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Simulating the Sun Path in Planted Aquariums

Updated: Nov 14, 2021

I recently installed a Twinstar LED light on my 38 gallon planted aquarium. It replaced a Finnex Ray 2. If you know anything about the Twinstar line, they are considered top three in the list of planted tank lights. They have a full rich color and bright intensity. So bright is their intensity in fact, that I installed an inline dimmer. The Finnex I had did not allow for a dimmer so it was at full intensity for the entire time it was on, which could only be about seven hours. Any more than that and algae growth would become an issue. That gave me barely any time to enjoy the tank and did nothing to simulate any kind of natural aesthetic.

With the new Twinstar and dimmer I am able to ramp up from 0% intensity at 11am to 100% by 2pm and then from 100% at 7pm to 0% at 11pm. This allows for the light to be on for 12 hours, giving me much more time to enjoy it, plus it simulates a sun path, or the relative intensity of the sun's light as it travels across the sky during a day. So as a biologist, I immediately wondered, besides my enjoyment, how does my new lighting schedule effect my fish and plants, if at all? I started by diving into a little research.

First, some basic well known plant facts. Plants grow toward the light, they grow taller vs. wider if the light is too dim. Day length can also trigger flowering in flowering plants. So how does this affect plant growth if the light is "too dim" for a portion of the day?

In 2019, a hopeful graduate of Rhein-Waal University in Kleve, Germany submitted a thesis on the effects of light intensity and duration on lettuce growth. He had three groups to compare. The first group received 40 minutes of reduced light at the beginning and end of a 16 hour period. The second group received 20 minutes of reduced light on the same schedule. The third group was the control and received full intensity for the full 16 hour period. After measuring leaf growth and biomass at 12 and 24 days, he concluded that the control group grew the most, followed by the second group with the first group having grown the least.

So, my special schedule isn't simulating nature in such a way that my plants think they are back home in the marshes of Thailand or the Amazon River and thus grow more fervently. Perhaps the way they grow, the color they produce or the pattern in which they leaf is affected? Based on what I could find in the journals I had access to, it looks like I'll have to do my own research.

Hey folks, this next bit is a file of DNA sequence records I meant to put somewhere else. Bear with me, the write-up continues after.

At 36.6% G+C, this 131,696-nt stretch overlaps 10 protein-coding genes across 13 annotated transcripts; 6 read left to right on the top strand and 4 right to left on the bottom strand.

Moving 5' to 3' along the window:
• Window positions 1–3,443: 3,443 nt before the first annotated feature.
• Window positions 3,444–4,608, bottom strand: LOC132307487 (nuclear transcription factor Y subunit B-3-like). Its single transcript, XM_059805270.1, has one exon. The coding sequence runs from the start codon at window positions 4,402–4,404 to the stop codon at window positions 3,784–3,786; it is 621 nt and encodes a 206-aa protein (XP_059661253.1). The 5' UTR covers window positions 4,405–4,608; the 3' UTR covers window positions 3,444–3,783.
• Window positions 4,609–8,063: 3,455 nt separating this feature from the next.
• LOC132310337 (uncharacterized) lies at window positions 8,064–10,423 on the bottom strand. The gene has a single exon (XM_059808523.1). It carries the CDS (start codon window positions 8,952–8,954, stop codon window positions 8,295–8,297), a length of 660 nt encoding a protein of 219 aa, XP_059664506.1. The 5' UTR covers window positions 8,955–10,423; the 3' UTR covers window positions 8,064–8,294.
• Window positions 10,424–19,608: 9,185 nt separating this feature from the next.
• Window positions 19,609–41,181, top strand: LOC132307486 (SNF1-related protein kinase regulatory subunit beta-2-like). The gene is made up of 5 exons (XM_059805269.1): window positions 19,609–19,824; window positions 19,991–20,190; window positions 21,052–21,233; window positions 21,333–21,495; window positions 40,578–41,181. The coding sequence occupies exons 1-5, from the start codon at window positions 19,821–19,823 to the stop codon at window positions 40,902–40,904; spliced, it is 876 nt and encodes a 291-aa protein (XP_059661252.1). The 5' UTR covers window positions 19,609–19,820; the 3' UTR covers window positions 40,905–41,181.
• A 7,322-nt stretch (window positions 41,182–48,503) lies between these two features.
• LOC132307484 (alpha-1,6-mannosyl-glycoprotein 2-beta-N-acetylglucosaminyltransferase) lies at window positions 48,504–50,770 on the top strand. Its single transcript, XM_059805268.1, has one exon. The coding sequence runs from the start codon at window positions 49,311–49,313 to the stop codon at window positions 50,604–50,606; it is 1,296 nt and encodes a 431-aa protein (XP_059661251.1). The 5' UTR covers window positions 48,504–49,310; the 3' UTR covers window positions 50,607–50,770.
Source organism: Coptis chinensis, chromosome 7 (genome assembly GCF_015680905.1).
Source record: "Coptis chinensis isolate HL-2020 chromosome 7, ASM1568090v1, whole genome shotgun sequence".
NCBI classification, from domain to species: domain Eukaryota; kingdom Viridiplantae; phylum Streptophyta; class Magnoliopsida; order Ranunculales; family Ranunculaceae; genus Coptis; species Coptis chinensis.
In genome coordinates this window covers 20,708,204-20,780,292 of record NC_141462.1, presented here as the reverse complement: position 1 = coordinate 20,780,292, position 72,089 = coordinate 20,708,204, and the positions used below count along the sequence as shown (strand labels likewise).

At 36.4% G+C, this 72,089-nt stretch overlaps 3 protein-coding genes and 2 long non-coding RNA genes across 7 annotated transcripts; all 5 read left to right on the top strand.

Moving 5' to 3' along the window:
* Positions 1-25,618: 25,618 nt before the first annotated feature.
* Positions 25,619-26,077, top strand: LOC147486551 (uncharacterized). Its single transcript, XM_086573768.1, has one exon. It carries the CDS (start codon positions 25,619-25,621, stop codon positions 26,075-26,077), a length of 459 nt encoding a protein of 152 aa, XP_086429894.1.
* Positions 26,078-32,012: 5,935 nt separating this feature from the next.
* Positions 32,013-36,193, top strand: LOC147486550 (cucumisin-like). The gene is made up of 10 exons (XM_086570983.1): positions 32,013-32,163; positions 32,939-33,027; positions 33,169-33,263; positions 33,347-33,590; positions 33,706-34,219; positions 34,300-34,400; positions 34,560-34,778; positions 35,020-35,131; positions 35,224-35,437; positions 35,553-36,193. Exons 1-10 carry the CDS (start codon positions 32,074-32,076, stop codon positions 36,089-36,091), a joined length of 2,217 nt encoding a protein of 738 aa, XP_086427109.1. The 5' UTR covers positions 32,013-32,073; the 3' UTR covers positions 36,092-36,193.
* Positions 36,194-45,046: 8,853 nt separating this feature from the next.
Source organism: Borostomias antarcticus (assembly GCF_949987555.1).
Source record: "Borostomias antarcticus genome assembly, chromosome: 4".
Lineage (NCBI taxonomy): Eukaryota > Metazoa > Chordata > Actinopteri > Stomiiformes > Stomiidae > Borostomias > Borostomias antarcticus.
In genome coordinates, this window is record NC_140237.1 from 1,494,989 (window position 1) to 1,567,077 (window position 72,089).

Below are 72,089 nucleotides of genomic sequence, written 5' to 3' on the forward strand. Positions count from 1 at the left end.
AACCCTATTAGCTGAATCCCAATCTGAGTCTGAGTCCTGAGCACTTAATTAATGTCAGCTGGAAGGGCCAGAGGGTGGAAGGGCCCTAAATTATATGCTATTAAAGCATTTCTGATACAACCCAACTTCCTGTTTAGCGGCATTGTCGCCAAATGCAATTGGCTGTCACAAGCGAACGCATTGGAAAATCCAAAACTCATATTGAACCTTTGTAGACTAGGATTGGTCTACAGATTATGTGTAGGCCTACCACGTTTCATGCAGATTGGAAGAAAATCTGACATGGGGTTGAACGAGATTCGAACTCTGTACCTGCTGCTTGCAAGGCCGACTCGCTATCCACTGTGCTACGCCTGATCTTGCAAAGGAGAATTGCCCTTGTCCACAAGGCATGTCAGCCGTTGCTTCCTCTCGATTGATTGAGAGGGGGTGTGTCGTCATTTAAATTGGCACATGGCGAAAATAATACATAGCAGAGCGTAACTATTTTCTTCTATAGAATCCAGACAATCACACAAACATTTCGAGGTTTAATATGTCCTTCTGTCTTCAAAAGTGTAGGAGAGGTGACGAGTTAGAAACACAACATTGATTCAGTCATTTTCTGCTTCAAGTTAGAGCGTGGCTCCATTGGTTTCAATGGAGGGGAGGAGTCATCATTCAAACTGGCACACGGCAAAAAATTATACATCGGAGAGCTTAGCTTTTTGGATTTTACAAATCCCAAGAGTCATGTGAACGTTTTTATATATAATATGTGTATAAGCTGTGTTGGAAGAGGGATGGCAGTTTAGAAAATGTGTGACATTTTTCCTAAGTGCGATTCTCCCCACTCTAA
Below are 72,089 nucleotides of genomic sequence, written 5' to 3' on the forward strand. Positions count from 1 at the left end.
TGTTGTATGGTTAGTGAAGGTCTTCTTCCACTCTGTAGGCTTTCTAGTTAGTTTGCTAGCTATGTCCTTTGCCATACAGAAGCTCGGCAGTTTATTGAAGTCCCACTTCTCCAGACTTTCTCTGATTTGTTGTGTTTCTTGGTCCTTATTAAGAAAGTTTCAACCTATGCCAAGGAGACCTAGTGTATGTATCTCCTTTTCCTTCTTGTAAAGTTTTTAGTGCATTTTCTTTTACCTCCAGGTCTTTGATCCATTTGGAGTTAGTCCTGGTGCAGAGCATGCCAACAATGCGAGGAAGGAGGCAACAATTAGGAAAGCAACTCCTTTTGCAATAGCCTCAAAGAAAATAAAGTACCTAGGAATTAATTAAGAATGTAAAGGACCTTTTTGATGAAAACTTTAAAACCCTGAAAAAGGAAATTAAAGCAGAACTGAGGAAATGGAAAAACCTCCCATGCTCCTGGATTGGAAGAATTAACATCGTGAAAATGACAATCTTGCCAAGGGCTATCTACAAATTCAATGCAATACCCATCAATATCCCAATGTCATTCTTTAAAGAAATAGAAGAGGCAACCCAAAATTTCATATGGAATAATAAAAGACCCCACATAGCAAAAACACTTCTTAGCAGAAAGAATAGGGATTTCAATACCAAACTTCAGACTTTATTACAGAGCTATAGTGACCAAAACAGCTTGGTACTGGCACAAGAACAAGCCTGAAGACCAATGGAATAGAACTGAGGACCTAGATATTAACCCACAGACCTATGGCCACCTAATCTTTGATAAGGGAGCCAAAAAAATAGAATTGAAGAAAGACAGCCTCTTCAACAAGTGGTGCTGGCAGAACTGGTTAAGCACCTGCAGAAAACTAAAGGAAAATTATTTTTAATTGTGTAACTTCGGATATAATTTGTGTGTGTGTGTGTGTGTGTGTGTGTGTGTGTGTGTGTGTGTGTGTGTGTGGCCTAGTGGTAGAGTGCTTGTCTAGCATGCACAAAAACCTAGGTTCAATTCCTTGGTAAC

So what about my fish? Surely simulating the sun path must benefit my fish as they react more quickly to environmental changes than plants do. There is some anecdotal evidence that ramping the light up in intensity prevents fish from jumping as the sudden 0 to 100 can startle some species. It must be less stressful for them at the very least. According to Saether in a paper published in the Journal of Fish Biology, simulating natural day lengths has no affect on food consumption in Arctic char... at least not seasonally. While their results are a little bit of a stretch from my home aquarium, I'm still convinced there must be some effect on my little tetras as they greet the morning sunrise I've so carefully crafted for them.

Even if my lighting schedule is just for me, I'm going to continue to watch carefully, take diligent notes and compare to previous conditions. Hopefully soon, I'll have an update as to whether simulating the sun path in a planted tank has any biological effect on the flora and fauna inside.

For more information on how I set my schedule, the products I used, or my hypothesis on it's effects, scroll down to contact Brian at Boodleshire Aquatics.

  • Albot, D. "Impact of a shift in the light spectrum on lettuce growth. Simulation of sunrise/sunset using adjustable monochromatic LED lights. Rhein-Waal University. 2019.

  • Saether, B.S., et. al. "Seasonal changes in food consumption and growth of Arctic charr exposed to either simulated natural or a 12:12 LD photoperiod at constant water temperature" Journal of Fish Biology. 48:6. 1996.


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